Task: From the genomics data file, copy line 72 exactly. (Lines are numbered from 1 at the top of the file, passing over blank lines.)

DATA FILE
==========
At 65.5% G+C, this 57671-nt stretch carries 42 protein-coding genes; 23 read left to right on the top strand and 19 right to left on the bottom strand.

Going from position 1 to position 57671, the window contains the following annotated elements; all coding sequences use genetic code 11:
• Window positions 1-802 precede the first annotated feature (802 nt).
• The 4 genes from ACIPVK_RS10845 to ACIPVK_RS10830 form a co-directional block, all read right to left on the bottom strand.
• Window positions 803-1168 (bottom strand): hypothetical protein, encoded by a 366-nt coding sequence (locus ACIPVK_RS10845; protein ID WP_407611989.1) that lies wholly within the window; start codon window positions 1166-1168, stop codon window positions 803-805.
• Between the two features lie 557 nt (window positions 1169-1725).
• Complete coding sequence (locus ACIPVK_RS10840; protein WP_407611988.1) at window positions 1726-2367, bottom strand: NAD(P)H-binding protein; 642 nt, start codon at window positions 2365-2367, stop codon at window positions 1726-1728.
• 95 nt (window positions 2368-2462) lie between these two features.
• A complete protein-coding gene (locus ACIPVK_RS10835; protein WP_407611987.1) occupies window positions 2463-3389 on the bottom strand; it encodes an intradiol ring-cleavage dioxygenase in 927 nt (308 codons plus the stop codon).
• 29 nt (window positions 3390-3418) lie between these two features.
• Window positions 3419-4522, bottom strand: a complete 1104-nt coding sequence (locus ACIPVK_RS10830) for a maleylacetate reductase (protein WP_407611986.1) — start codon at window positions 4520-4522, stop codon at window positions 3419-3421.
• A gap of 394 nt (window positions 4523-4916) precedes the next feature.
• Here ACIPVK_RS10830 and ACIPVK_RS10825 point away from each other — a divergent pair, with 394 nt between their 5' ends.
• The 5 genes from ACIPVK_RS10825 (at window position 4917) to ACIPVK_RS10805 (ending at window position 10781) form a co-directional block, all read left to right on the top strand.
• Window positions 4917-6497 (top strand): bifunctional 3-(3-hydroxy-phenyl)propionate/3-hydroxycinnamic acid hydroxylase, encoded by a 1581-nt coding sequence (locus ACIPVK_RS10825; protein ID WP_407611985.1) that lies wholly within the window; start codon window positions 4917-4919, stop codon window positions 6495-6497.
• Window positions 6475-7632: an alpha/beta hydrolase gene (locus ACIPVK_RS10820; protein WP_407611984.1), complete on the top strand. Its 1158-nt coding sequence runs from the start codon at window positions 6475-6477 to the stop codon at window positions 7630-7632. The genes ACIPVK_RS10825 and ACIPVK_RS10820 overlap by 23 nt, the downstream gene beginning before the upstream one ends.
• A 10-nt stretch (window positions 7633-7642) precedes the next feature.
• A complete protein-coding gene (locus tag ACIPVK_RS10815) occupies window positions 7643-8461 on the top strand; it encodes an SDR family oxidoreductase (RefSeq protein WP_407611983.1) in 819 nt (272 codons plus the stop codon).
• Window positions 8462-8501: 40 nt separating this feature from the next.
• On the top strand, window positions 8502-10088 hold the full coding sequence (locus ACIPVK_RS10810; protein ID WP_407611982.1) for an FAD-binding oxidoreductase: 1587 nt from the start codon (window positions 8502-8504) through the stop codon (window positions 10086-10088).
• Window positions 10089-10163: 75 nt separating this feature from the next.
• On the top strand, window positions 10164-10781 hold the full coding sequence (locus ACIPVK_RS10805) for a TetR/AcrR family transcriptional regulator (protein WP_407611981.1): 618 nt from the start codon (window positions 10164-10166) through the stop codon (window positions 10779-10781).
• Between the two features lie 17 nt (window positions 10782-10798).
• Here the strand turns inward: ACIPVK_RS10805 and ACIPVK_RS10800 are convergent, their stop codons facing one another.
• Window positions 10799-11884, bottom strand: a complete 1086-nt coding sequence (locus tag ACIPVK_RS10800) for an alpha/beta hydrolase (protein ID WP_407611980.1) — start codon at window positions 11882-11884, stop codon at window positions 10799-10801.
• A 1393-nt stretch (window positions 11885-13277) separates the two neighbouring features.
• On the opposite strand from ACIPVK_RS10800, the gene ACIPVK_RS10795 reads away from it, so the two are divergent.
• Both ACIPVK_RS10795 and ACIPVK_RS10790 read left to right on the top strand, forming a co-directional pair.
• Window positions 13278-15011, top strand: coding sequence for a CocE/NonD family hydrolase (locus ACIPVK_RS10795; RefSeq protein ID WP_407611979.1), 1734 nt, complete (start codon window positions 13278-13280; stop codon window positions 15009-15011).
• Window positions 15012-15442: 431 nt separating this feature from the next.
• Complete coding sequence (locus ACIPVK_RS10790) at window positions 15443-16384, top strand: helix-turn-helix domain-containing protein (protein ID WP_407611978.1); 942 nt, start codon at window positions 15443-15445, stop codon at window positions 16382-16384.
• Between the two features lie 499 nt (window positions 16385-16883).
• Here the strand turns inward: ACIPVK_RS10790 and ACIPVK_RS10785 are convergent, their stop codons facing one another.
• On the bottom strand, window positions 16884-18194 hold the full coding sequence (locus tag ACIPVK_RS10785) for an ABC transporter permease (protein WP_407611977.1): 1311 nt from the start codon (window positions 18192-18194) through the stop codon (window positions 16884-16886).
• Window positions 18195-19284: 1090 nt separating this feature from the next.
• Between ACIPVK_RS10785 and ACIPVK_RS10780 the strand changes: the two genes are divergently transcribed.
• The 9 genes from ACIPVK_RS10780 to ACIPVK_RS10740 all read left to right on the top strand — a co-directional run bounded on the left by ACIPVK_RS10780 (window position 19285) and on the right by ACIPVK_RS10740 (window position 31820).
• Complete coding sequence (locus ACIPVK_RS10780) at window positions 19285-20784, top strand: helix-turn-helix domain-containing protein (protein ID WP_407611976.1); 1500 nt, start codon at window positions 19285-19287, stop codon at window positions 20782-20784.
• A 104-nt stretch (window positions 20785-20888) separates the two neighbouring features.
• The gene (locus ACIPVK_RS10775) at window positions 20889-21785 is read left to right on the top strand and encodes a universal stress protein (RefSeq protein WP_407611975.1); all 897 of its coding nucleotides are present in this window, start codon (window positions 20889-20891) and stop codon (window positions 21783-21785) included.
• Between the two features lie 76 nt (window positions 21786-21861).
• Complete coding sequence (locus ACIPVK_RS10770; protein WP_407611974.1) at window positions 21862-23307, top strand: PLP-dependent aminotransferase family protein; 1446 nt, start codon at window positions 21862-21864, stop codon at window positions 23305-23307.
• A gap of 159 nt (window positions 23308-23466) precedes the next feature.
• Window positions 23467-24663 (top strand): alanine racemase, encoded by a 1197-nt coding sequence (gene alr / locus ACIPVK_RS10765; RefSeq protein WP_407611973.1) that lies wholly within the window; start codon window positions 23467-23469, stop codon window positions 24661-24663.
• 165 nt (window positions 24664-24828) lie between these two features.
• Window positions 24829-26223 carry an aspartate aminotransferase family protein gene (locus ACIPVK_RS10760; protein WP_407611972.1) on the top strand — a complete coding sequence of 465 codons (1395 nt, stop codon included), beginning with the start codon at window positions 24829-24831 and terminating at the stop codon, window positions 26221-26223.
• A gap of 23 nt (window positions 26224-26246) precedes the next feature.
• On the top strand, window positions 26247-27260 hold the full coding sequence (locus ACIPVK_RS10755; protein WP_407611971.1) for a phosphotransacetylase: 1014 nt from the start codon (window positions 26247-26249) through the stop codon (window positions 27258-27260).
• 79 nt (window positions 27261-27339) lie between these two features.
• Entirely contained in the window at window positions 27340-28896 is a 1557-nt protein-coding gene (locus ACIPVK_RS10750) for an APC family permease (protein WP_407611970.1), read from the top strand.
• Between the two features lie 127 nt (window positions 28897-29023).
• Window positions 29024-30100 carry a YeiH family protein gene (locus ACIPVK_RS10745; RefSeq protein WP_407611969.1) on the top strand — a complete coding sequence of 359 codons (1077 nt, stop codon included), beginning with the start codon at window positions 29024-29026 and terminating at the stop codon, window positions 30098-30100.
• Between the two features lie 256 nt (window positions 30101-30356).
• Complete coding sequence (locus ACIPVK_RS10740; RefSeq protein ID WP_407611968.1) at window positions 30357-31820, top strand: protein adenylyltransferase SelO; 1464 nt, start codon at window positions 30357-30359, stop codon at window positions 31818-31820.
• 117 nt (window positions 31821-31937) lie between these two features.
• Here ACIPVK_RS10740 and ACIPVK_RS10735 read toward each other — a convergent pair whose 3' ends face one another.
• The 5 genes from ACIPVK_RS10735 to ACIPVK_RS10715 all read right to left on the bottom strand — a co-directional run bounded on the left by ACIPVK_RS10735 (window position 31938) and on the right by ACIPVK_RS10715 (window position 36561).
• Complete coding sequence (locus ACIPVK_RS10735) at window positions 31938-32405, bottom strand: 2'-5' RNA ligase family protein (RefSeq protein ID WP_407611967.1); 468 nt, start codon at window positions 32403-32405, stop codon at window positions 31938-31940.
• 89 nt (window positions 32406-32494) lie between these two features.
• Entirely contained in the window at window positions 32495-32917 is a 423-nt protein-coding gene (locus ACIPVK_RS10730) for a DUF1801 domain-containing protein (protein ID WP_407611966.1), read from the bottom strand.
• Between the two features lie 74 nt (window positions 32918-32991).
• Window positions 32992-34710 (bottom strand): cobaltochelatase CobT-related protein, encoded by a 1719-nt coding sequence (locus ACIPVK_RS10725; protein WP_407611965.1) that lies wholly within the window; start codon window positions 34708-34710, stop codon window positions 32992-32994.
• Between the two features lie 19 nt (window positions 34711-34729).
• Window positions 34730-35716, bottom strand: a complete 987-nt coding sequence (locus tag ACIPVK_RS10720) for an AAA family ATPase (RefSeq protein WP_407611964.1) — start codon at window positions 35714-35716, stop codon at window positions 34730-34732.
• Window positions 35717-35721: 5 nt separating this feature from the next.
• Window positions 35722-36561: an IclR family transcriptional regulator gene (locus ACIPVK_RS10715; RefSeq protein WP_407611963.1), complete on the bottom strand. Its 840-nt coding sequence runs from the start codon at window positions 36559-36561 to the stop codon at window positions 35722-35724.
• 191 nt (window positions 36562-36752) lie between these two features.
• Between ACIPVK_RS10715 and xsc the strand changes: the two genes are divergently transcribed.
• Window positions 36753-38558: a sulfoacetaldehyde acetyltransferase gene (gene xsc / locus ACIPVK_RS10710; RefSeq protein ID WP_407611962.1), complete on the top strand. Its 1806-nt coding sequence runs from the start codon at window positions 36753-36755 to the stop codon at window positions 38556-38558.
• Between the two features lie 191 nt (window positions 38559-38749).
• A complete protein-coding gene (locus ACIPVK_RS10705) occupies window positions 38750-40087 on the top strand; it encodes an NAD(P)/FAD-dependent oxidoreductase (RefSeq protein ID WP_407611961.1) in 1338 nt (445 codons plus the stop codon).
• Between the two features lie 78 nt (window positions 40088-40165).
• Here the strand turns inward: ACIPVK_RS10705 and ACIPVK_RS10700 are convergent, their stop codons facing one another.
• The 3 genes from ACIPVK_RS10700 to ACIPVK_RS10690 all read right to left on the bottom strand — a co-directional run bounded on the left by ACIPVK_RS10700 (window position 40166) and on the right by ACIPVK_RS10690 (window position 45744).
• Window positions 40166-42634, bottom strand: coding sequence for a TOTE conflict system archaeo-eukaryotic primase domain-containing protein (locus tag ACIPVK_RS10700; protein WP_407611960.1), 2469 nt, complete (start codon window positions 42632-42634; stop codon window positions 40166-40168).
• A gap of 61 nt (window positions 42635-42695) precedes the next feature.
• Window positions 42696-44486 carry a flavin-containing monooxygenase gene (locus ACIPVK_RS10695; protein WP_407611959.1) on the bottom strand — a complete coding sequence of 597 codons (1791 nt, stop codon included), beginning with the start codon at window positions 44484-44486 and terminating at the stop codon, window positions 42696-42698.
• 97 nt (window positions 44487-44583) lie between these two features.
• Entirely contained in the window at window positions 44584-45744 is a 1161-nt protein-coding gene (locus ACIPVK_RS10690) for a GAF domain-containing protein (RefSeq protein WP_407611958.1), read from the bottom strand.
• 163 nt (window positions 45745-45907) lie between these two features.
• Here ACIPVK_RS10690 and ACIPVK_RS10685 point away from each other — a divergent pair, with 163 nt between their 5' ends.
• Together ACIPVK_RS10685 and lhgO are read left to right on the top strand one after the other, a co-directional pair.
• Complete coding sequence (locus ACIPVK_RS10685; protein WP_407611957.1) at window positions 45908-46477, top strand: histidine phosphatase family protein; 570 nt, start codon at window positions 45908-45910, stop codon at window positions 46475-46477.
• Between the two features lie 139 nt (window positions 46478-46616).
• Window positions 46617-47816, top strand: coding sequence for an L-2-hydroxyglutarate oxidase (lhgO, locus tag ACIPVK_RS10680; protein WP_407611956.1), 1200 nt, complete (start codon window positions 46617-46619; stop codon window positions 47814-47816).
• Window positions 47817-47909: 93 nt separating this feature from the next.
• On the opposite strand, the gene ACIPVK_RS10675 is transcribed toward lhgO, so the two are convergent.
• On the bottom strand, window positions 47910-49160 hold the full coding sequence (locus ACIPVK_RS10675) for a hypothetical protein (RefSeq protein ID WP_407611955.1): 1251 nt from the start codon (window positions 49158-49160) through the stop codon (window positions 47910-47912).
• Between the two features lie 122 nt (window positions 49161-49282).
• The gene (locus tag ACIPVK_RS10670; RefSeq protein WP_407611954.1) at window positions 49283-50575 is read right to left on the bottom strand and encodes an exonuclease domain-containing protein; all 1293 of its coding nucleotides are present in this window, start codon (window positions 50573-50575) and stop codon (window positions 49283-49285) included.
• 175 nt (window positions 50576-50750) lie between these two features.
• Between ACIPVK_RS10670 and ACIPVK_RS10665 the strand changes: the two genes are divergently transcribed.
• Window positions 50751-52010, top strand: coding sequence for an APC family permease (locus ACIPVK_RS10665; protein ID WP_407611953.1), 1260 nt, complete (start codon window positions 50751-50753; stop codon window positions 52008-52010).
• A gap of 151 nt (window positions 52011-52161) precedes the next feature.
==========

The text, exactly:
• Between the two features lie 78 nt (window positions 40088-40165).